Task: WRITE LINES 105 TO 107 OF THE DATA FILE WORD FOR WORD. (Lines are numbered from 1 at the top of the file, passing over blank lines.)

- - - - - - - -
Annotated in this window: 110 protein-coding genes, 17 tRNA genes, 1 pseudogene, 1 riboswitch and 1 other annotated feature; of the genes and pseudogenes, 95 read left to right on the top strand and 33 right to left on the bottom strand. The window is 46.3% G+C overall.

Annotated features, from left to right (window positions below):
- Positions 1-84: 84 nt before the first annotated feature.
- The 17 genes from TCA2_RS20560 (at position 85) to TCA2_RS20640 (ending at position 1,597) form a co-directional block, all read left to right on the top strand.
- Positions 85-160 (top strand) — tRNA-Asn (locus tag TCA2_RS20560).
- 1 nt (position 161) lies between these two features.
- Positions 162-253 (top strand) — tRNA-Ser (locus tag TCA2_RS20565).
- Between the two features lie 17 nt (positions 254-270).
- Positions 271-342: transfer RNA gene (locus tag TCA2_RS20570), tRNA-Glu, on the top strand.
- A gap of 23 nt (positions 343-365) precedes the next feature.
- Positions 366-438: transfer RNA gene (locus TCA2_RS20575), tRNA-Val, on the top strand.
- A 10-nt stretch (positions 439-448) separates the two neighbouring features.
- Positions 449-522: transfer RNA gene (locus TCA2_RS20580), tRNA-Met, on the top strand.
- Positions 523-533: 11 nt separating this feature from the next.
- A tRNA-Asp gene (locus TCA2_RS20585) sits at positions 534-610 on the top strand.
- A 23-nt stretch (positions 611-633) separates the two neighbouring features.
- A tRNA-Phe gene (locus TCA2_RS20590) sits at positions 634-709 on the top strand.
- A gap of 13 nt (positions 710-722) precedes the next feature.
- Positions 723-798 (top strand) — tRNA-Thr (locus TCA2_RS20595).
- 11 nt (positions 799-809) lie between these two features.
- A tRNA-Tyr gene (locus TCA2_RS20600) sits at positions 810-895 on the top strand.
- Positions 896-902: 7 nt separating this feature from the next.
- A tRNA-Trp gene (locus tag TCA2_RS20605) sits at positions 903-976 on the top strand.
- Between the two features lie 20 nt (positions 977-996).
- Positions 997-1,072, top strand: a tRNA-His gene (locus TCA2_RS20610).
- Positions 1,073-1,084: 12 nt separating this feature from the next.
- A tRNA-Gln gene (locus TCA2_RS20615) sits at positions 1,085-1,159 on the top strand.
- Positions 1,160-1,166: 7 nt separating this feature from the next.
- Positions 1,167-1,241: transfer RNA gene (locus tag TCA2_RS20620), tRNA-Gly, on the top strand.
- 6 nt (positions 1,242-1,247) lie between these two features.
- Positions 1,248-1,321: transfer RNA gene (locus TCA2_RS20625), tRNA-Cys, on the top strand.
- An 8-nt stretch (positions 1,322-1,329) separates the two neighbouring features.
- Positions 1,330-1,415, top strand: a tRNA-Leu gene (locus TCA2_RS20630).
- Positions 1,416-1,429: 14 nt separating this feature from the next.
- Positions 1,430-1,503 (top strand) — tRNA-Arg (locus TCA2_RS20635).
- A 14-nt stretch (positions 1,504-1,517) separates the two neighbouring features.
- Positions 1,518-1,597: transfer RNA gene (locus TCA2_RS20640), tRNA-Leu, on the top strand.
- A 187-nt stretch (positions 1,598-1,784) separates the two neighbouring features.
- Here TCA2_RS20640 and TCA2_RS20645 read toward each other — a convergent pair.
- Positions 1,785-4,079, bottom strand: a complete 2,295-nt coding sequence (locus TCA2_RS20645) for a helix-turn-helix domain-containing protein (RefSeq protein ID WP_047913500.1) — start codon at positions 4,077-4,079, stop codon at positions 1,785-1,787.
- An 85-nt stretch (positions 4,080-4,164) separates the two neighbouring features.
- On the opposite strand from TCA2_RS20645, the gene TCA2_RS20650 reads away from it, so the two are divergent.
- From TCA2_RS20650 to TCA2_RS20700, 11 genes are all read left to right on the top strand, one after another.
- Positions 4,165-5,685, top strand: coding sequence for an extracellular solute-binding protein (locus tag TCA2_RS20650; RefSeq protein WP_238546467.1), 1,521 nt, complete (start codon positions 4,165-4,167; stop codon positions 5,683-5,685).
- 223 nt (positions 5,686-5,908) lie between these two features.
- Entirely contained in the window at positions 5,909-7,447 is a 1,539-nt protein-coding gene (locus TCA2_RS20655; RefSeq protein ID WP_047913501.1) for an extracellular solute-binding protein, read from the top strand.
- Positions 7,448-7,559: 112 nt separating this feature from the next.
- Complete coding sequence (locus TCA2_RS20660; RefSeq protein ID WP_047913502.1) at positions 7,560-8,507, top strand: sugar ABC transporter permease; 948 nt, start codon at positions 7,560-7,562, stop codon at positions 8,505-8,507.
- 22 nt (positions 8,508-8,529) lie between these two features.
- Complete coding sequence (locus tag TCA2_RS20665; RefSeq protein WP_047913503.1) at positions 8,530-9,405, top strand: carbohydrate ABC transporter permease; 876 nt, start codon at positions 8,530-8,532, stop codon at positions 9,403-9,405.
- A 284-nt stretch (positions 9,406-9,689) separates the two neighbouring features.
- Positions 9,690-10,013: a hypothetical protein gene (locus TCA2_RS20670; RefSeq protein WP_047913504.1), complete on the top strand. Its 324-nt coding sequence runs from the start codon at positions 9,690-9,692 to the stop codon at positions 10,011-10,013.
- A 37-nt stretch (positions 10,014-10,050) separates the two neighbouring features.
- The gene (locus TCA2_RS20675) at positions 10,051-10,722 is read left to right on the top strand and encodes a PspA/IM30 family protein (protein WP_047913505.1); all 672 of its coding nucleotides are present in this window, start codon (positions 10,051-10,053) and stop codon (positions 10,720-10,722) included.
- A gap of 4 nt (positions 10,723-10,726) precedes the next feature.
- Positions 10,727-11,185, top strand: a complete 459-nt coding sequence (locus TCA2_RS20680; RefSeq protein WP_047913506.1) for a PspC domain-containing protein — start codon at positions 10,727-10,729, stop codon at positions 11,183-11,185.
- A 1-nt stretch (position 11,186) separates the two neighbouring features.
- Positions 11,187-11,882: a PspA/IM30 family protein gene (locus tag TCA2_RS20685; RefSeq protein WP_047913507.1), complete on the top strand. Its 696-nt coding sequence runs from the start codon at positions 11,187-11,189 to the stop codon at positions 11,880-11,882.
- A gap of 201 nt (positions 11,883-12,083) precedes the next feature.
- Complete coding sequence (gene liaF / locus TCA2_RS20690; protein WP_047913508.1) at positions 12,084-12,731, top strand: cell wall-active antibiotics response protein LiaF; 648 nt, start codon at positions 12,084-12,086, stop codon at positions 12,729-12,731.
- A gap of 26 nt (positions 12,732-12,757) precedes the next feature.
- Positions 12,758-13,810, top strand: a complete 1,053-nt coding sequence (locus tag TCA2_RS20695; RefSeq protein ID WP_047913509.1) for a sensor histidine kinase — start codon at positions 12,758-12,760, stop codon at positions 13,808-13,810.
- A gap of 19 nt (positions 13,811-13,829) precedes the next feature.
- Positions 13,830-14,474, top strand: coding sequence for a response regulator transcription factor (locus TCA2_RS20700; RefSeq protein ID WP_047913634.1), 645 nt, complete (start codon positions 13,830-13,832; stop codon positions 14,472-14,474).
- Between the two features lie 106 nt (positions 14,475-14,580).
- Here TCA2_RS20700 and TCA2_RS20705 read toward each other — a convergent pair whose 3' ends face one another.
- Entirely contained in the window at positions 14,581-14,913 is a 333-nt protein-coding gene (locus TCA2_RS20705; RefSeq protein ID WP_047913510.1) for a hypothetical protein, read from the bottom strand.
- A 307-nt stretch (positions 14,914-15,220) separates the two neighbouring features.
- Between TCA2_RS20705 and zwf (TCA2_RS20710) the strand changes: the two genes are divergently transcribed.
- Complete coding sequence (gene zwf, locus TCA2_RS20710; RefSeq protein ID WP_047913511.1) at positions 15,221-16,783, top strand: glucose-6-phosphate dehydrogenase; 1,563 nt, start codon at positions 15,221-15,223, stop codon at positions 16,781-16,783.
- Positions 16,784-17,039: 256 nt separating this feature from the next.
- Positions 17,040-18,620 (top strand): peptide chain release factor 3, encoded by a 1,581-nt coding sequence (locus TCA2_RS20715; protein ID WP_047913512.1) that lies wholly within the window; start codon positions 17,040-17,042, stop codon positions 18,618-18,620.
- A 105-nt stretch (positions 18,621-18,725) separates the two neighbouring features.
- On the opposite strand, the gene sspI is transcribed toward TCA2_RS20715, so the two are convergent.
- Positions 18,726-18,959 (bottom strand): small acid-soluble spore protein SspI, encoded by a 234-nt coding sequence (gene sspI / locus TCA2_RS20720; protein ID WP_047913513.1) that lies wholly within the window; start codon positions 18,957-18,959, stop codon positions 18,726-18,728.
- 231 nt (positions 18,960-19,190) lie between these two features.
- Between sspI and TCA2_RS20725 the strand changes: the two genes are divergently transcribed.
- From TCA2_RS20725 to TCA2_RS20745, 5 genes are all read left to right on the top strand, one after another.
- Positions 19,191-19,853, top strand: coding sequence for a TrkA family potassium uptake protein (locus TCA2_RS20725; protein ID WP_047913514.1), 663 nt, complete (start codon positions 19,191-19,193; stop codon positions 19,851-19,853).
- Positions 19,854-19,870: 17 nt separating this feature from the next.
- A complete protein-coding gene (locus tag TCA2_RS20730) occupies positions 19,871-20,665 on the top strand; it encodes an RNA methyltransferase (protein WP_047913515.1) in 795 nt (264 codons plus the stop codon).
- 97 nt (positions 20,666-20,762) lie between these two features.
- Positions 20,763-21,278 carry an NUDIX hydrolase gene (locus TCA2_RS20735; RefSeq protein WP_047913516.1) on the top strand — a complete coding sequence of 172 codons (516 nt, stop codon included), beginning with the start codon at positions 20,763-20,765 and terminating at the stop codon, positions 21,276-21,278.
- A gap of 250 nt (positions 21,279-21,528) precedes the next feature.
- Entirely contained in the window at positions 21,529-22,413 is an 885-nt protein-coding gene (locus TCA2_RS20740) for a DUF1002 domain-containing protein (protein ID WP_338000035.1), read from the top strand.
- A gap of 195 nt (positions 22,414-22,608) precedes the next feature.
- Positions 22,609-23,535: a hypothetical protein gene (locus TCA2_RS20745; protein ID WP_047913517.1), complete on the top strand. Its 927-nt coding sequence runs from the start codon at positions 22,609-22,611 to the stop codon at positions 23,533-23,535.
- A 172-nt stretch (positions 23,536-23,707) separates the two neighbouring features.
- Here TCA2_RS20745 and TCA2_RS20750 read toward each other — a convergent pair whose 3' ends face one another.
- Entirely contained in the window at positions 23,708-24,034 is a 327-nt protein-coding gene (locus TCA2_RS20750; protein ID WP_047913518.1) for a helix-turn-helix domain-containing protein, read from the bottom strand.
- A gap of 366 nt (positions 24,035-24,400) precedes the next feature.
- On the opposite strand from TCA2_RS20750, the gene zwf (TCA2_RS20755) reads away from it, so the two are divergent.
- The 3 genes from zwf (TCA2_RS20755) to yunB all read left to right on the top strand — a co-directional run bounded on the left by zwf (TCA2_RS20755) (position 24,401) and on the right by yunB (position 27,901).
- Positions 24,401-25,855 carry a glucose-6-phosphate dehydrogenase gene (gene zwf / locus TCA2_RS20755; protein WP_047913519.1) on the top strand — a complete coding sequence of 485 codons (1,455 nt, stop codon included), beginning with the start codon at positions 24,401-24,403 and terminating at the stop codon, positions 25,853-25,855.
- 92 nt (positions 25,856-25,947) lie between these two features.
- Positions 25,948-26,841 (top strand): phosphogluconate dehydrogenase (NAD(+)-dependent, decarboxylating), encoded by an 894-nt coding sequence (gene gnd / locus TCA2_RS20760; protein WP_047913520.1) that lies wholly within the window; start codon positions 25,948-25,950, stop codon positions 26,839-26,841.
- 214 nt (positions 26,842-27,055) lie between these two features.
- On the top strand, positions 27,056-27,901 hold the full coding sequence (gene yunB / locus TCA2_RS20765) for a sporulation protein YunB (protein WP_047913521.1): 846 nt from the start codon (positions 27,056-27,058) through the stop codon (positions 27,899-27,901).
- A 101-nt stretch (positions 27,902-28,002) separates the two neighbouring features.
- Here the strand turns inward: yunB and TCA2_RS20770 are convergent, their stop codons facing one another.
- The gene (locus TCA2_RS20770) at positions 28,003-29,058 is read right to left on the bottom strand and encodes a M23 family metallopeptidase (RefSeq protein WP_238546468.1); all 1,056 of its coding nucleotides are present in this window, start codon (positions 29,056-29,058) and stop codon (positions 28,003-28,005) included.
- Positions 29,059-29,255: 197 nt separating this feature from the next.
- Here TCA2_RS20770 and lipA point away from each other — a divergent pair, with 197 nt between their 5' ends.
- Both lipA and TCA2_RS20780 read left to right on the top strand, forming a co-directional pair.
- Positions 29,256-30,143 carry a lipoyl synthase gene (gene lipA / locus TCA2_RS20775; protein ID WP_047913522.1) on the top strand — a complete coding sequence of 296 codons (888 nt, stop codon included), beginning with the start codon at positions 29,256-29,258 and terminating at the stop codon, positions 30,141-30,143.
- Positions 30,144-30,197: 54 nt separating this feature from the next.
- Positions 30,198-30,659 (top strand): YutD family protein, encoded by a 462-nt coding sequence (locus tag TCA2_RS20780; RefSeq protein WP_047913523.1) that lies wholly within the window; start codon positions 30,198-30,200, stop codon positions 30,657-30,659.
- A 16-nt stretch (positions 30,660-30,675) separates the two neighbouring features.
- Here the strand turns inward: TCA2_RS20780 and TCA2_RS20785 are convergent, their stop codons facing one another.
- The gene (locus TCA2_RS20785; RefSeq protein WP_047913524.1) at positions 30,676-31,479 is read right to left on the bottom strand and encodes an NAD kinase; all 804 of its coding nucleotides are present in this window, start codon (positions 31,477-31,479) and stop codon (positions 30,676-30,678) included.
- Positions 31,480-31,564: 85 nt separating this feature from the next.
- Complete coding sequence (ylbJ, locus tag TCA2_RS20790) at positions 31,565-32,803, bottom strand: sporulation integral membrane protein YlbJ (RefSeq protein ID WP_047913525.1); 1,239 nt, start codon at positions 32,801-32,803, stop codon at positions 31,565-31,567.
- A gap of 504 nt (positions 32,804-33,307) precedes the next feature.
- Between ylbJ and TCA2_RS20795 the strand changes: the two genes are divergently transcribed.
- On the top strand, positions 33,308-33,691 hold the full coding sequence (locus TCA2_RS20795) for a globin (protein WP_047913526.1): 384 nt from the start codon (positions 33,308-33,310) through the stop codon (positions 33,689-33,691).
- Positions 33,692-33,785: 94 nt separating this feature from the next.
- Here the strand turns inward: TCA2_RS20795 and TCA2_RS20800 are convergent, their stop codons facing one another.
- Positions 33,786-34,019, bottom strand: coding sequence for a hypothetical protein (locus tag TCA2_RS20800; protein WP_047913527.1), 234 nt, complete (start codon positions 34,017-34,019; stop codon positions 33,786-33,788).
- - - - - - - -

- Positions 29,256-30,143 carry a lipoyl synthase gene (gene lipA / locus TCA2_RS20775; protein ID WP_047913522.1) on the top strand — a complete coding sequence of 296 codons (888 nt, stop codon included), beginning with the start codon at positions 29,256-29,258 and terminating at the stop codon, positions 30,141-30,143.
- Positions 30,144-30,197: 54 nt separating this feature from the next.
- Positions 30,198-30,659 (top strand): YutD family protein, encoded by a 462-nt coding sequence (locus tag TCA2_RS20780; RefSeq protein WP_047913523.1) that lies wholly within the window; start codon positions 30,198-30,200, stop codon positions 30,657-30,659.